That was my last summer in Chicago and it was a blast. In previous years the winters landed both my brother and me in the hospital with ice sliding related injuries – his a broken arm and mine a kneecap ripped completely open – a scar I bear to this day. With Chicago pride.
I remember being out of school for a week as well, which was beautiful beyond description.
Not everyone had so much fun, however. A lady was driving down Route 14 (Northwest Highway) a few miles from my house, and because of the whiteout conditions drove off an overpass and plunged 40 feet into a huge snowdrift. They found her in March.
Other than that, though, total blast!
I’ve done quite a few business trips to Phoenix. I cannot imagine the commute being any worse. I also remember waking every morning and flinging my motel curtains open to see whether it was going to be a sunny day. After day three, it finally occurred to me — “Well, DUH. It’s always nice here.” My last trip there was five months pregnant. I. Thought. I. Was. Going. To. Die.
But seriously, SNOW?
Yeah, false alarm this time. But it does happen. Last time was about 5 years ago, and a portion of Mesa had about an inch stick around for a few hours.
My wife has gone through an entire summer preggers. Not a lot of fun from the looks of it.
I do remember how to drive in snow, although it is extremely unlikely I will ever see snow again, or throw a snowball or build a snowman or make snow angels. That’s a bit sad, but I can go to the beach and make sand angels any time of year. You brought back some winter memories for me, even though it was 34 degrees Celcius today.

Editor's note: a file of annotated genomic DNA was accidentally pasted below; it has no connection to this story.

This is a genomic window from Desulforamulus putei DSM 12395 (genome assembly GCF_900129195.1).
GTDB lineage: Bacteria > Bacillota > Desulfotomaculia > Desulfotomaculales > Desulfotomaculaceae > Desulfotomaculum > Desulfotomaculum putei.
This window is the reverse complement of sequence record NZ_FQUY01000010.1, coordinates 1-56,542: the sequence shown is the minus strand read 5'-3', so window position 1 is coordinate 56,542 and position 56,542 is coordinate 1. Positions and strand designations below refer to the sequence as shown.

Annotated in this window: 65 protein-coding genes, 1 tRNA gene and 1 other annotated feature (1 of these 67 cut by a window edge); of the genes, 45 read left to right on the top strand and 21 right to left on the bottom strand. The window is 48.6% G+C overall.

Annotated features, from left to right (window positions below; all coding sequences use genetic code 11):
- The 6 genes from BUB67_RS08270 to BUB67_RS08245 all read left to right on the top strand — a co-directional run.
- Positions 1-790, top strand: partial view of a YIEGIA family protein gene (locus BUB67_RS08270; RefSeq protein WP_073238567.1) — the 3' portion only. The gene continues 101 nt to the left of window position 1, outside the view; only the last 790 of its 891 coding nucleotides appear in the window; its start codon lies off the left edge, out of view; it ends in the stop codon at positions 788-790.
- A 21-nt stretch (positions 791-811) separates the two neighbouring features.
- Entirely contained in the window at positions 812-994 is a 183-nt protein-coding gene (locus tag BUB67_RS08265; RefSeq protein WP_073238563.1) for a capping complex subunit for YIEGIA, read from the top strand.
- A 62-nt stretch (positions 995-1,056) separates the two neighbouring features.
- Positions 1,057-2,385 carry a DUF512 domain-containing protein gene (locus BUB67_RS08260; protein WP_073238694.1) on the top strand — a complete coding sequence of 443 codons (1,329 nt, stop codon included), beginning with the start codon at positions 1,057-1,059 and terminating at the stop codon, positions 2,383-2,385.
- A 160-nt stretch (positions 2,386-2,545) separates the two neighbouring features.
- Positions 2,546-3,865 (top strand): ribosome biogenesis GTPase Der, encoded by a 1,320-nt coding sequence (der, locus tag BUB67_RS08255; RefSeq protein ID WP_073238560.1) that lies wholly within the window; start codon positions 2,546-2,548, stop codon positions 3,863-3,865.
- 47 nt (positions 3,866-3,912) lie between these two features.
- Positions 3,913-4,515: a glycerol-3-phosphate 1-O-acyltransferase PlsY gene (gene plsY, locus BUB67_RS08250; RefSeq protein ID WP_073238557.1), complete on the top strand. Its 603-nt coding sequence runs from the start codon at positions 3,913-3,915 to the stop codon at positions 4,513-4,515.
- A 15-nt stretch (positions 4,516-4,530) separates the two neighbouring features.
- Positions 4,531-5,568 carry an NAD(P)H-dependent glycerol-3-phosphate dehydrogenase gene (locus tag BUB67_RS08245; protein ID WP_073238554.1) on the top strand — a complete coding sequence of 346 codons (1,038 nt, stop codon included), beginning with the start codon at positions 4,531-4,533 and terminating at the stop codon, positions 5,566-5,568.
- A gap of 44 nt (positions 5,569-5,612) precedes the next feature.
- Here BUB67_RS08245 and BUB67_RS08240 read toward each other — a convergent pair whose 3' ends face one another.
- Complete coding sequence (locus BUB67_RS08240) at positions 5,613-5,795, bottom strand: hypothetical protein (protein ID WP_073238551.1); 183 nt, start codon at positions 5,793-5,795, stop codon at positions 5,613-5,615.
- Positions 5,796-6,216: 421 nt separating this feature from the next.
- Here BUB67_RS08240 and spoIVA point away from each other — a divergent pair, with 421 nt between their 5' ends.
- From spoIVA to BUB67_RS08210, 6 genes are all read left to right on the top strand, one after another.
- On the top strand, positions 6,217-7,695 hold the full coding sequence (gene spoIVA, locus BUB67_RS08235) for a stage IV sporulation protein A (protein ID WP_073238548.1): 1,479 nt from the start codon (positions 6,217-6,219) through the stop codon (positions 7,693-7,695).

Yeah, we’ve got a cold snap going on, even though it will get up to 65. Winters down here are beautiful. I remember talking to a friend in Chicago, and he commented that it was 24 below zero. It was exactly 100 degrees warmer in Phoenix, which made me laugh and my friend curse.
I wouldn’t have a clue as to how to drive in the snow. In fact, I would automatically assume snow means everyone stays at home. No work or school on snow days, right?
I would have been down with that plan when I lived in Chicago. As it is, I just bitch that everything should be closed in Phoenix when it’s hotter than 110.
Vancouver is bizarre too. It rains here 95% of the time, but people still can’t figure that shit out. Idiot drivers abound. It snows here 0.002% of the time… and people seem to think that’s a better driving situation than rain. I swear they speed up to outrun snowflakes.
And that’s how some dickhole slid down an alley, across a street, and totaled my Mazda last year.
What’s really awesome here is a thunder storm. Coastal people are nuts (I’m from the Prairies where there’s crazy-ass storms every 27 minutes year-round). These people run to the windows to watch fucking lightning. All my co-workers plaster themselves to the windows for each of the two or three decent light shows we get each year. I use those moments to go through their desks and steal office supplies.
I once had a roommate (Chris Isaak’s cousin, of all people) who was from San Francisco. He came in the house one day, drenched from a downpour.
“I was just walking down the street when all of a sudden I was getting dumped on. What the fuck?”
“Yes, that’s called rain, see…”
“It just rains like that out here? With no warning?”
He was used to the weather coming from one direction, and everyone having lots of warning when precipitation was imminent. The Midwest don’t play that fucking game.